Don Schwartz Spotlight on Documentaries
Welcome to the Blog of actor/journalist/personal historian Don Schwartz.
Don has been published in a variety of publications since 1977. His book, Telling Their Own Stories: Conversations with Documentary Filmmakers, is available from Amazon in softback or Kindle edition.
Don holds multiple degrees, including a Ph.D. in psychology and counseling from the California Institute of Integral Studies.
Don is a regular guest on our web radio show, The Art of Film Funding, produced by From the Heart Productions, reviewing documentary films with founder Carole Dean—http://www.blogtalkradio.com/the-art-of-film-funding
Don also contributes film reviews and filmmaker profiles to CineSource Magazine online—www.CineSourceMagazine.com
His weekly film review appears in The Marin Post—https://marinpost.org/
You can access Don’s Personal Historian services at:
In Sea Gypsies writer/producer/director/cinematographer/editor Nico Edwards takes a ride in the Infinity, a 120 sailing ketch(1.). I write ‘in’ rather than ‘on’ because much of his on-camera narration is done from his room while suffering the effects of motion sickness.
When not ill, Edwards’ cinematography is
I prefer to go into a movie cold. At the most I will know the title and the genre. As I’ve written before, I value the experience of discovery in reading, hearing, and seeing stories.
I went into Icarus cold.
I was confused when I began watching this
Patty Greer’s films cover the phenomenon called ‘crop circle.’ I put the phrase in quotes because perfectly formed circles with elaborate designs have been found around the world in media other than agricultural crops.
Greer covers the metaphysical, and films of this ilk tend to be viewed by those who are interested in such—also known as ‘preaching to the converted.’ Skeptics, of course, may watch these films in their quest to delegitimize both t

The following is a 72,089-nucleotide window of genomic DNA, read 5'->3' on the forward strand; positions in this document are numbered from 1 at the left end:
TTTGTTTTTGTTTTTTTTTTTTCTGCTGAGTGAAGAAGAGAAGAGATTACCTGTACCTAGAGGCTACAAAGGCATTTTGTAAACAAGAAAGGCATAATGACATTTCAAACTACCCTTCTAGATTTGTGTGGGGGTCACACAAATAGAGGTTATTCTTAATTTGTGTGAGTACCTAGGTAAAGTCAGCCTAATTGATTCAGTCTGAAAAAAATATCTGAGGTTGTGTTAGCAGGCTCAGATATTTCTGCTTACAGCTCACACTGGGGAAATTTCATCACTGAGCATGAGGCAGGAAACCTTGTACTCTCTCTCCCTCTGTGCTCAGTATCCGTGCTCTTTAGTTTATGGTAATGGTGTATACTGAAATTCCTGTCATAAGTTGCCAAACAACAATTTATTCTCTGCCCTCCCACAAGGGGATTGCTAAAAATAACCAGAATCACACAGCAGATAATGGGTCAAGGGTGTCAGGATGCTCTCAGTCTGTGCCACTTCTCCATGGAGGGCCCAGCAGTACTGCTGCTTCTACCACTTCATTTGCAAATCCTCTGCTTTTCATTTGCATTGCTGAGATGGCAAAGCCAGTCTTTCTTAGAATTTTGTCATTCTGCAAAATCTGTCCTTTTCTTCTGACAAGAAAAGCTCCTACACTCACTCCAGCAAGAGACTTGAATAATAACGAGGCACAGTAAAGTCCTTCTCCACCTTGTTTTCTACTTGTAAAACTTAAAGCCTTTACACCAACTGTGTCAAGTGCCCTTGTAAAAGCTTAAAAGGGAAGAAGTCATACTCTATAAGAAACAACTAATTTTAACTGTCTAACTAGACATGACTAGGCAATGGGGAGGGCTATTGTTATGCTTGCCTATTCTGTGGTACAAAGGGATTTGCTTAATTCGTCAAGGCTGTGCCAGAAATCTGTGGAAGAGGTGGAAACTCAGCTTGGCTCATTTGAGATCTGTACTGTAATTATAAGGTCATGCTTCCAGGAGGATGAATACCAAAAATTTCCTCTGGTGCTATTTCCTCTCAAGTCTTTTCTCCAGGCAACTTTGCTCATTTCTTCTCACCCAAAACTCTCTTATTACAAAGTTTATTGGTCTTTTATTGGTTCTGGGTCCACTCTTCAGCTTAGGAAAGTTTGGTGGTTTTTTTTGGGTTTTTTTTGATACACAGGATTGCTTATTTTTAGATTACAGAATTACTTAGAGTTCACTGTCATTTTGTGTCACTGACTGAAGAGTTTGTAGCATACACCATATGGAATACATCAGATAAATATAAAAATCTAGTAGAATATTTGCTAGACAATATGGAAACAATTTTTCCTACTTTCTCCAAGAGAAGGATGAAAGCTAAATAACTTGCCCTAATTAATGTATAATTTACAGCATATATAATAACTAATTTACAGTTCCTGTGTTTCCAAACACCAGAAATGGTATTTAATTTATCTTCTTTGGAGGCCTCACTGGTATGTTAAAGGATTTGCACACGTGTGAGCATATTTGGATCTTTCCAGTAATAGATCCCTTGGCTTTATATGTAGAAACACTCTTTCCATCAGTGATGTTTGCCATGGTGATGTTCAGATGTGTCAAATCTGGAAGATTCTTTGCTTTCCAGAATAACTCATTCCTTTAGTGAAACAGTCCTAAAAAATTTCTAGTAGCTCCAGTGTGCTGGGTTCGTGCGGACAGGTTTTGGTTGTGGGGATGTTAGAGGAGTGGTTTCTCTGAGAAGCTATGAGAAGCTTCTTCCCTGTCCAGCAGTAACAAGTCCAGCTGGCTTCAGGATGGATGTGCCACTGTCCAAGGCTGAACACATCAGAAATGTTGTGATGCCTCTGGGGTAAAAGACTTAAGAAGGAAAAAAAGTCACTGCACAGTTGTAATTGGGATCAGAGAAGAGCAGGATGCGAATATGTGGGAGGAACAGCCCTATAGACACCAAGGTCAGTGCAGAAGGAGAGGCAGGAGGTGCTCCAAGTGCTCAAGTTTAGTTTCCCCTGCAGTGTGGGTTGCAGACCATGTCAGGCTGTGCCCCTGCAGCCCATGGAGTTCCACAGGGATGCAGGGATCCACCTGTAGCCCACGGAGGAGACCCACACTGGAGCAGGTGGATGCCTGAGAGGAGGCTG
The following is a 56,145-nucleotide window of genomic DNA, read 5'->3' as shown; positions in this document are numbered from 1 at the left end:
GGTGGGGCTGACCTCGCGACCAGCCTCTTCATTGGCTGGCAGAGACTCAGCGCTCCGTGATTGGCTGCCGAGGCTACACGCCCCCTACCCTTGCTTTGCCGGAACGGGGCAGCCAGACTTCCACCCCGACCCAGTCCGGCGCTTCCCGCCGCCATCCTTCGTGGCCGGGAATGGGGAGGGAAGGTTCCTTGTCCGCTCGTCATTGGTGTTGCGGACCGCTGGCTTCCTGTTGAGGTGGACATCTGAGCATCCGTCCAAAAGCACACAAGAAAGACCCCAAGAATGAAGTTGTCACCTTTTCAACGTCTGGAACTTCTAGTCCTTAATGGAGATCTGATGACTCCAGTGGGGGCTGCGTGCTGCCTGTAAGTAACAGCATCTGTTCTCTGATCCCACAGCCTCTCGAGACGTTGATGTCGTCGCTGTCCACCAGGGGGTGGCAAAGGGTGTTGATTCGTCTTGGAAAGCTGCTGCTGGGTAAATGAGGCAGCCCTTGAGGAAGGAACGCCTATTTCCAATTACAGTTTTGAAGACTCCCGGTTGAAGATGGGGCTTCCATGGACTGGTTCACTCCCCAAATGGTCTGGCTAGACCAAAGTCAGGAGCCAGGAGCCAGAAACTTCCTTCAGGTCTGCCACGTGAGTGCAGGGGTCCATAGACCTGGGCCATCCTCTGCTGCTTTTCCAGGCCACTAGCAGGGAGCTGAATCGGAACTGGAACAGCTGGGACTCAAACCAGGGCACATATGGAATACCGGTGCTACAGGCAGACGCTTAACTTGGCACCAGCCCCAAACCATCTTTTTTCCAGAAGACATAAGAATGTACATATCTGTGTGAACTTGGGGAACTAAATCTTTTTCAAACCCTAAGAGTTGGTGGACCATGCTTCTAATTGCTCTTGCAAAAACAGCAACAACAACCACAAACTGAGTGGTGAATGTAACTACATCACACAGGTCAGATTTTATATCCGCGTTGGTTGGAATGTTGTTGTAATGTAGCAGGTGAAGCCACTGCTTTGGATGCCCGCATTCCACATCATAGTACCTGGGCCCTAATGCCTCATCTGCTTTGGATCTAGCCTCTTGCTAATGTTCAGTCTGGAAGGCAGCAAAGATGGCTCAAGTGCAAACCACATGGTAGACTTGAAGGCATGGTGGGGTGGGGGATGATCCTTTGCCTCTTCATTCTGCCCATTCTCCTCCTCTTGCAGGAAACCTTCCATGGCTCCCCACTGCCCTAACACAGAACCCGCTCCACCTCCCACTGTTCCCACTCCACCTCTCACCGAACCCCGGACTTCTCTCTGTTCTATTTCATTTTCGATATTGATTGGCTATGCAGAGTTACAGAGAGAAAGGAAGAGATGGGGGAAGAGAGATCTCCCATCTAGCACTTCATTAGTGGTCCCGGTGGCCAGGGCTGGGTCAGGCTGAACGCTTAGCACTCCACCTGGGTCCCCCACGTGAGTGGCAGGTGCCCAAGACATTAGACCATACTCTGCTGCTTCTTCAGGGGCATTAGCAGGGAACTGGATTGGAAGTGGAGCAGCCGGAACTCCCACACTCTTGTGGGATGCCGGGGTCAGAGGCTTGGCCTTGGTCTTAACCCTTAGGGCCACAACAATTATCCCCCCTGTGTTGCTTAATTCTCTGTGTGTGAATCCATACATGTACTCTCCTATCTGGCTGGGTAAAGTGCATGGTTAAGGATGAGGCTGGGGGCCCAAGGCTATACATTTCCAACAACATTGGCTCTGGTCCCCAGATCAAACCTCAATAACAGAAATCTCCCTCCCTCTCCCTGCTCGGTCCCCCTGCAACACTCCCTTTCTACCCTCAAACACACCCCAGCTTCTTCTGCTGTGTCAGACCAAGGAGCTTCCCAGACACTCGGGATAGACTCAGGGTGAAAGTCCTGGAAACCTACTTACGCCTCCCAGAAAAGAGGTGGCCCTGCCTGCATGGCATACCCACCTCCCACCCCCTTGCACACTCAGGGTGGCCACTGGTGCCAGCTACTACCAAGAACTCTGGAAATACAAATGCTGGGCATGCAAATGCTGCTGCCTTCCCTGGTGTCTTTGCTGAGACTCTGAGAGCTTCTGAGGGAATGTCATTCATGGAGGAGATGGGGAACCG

Thanks to Kino Lorber for sending two films about two artists who have little in common except for the power and impact of their work.
Marcie Begleiter’s Eva Hesse covers Hesse’s tragically-shortened and previous
Jeff Orlowski is a master at making films with images that are as exquisitely beautiful as they are horrific. With 2012’s Chasing Ice he covers the melting of glaciers and ice caps, and now with ...Read More
Note: At the conclusion of this review I have added a personal note regarding my epistemological relationship with the UFO/ET phenomenon. This is the second documentary of this ilk I have covered, The Hidden Hand being the first.
Once in awhile I begin a documentary film review with displayed text that introduces t
Under their Tribe of Heart moniker Jenny Stein and James LaVeck have produced and distributed—for free—the two most powerful documentaries about non-human animal rights I’ve seen to date. The power of their films lies in the profound human stories of transformation they tell.
In ...Read More
Commonly called the Faeroes, the Faroe Islands lie smack-dab between Iceland and Norway. Humans have lived in the Faeroes for about two millennia. Today’s 48,000 humans are self-governing, but do so under the aegis of the Kingdom of Denmark. The people have their own language, Faroese, and Danish is taught in schools. They live in a technologically modern society, and secure foods from the sea for their consumption and economy.
Produced, directed, and shot by Mike Day,
Nope. Not the Lady’s husband, brother or father. Gaga is an approach to dance developed by Ohad Naharin, the subject of this masterpiece of documentary filmmaking written and directed by Tomer Heymann.
Heymann tells Naharin’s professional and personal b
Almost Sunrise begins with this text:
“'Moral Injury' is a wound to the soul caused by participation in events that violate one’s deeply held sense of right and wrong."
Although not a prolific filmmaker, when Michael Collins makes a feature documentary, it is powerful, compelling, and haunting. His first feature, 'Give Up Tomorrow,' is unforgettable, as is